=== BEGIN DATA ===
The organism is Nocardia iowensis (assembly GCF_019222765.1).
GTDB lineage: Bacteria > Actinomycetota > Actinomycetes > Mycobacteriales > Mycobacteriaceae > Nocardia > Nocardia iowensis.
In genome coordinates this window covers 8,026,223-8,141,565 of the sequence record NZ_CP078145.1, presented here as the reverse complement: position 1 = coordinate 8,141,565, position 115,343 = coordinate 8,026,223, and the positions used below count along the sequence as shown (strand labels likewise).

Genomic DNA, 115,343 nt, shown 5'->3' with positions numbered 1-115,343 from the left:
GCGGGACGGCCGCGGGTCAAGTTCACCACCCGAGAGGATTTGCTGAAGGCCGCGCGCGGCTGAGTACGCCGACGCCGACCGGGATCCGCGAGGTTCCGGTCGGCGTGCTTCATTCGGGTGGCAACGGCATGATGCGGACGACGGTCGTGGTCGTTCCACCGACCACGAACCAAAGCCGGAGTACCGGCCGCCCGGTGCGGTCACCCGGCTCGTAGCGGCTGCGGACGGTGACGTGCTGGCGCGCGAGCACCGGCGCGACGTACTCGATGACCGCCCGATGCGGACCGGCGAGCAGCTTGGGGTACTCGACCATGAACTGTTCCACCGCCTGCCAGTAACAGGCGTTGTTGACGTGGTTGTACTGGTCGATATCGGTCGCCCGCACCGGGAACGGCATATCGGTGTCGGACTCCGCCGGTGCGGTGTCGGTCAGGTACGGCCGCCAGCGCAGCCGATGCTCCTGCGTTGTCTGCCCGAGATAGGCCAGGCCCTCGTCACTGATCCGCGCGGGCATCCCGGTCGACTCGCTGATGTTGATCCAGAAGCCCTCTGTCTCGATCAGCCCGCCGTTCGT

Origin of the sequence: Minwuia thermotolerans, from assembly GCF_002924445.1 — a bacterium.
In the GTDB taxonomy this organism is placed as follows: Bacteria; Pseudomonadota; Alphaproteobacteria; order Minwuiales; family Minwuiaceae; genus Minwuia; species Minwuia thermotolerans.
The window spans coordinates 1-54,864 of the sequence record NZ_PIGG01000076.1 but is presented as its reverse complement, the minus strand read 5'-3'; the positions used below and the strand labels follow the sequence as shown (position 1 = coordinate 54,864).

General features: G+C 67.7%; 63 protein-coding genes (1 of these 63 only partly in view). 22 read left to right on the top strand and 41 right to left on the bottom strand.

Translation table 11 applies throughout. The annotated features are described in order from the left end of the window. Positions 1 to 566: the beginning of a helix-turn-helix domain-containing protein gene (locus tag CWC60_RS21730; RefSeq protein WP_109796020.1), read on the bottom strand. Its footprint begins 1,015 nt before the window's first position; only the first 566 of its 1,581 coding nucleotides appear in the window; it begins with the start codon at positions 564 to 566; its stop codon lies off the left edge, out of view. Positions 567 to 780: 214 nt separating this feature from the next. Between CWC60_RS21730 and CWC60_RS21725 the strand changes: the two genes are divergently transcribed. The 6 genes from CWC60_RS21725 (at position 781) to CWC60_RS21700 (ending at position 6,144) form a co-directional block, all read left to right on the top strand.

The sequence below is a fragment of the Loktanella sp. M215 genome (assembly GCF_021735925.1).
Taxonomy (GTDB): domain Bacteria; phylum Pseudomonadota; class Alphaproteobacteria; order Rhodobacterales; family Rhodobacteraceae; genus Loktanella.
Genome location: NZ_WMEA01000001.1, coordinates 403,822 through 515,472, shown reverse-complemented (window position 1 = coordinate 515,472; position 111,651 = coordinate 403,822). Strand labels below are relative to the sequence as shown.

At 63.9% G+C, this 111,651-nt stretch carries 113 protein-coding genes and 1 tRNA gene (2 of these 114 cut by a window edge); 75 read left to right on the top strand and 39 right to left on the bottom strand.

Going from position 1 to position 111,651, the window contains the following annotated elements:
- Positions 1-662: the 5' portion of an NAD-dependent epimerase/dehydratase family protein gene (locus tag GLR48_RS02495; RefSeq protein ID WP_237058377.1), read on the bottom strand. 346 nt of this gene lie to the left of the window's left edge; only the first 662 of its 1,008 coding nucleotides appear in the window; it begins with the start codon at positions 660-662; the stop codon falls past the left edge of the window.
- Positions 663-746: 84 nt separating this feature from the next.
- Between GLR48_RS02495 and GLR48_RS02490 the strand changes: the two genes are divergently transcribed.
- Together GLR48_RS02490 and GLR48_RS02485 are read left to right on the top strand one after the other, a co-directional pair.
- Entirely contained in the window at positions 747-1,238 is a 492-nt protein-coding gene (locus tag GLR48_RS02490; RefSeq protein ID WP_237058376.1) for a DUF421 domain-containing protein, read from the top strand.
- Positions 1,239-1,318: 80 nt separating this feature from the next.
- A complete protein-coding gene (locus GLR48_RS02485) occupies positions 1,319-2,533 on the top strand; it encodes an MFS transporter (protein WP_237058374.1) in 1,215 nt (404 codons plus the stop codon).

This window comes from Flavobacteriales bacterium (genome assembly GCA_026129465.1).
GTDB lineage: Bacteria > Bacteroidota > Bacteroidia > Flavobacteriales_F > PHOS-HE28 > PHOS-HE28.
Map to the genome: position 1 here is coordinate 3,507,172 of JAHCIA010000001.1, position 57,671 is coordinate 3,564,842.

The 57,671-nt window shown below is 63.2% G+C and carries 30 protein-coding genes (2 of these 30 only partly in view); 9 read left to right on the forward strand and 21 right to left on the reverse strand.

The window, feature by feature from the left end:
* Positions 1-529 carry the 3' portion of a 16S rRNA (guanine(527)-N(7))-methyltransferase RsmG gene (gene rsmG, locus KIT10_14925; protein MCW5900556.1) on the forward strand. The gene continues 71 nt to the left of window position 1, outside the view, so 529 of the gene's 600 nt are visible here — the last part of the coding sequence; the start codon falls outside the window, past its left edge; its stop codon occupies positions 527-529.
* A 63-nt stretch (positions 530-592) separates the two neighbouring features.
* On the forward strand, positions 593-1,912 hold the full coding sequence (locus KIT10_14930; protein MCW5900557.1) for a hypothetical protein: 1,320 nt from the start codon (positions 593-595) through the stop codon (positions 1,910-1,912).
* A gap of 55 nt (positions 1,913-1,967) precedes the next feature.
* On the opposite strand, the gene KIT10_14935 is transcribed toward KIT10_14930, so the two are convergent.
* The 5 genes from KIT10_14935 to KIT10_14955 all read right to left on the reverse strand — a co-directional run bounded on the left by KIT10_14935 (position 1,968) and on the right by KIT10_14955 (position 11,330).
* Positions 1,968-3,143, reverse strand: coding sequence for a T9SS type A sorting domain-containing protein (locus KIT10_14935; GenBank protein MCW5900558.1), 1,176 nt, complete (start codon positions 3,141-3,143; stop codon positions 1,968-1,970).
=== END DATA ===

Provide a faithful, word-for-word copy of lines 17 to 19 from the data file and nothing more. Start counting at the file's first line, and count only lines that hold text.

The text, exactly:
- Positions 663-746: 84 nt separating this feature from the next.
- Between GLR48_RS02495 and GLR48_RS02490 the strand changes: the two genes are divergently transcribed.
- Together GLR48_RS02490 and GLR48_RS02485 are read left to right on the top strand one after the other, a co-directional pair.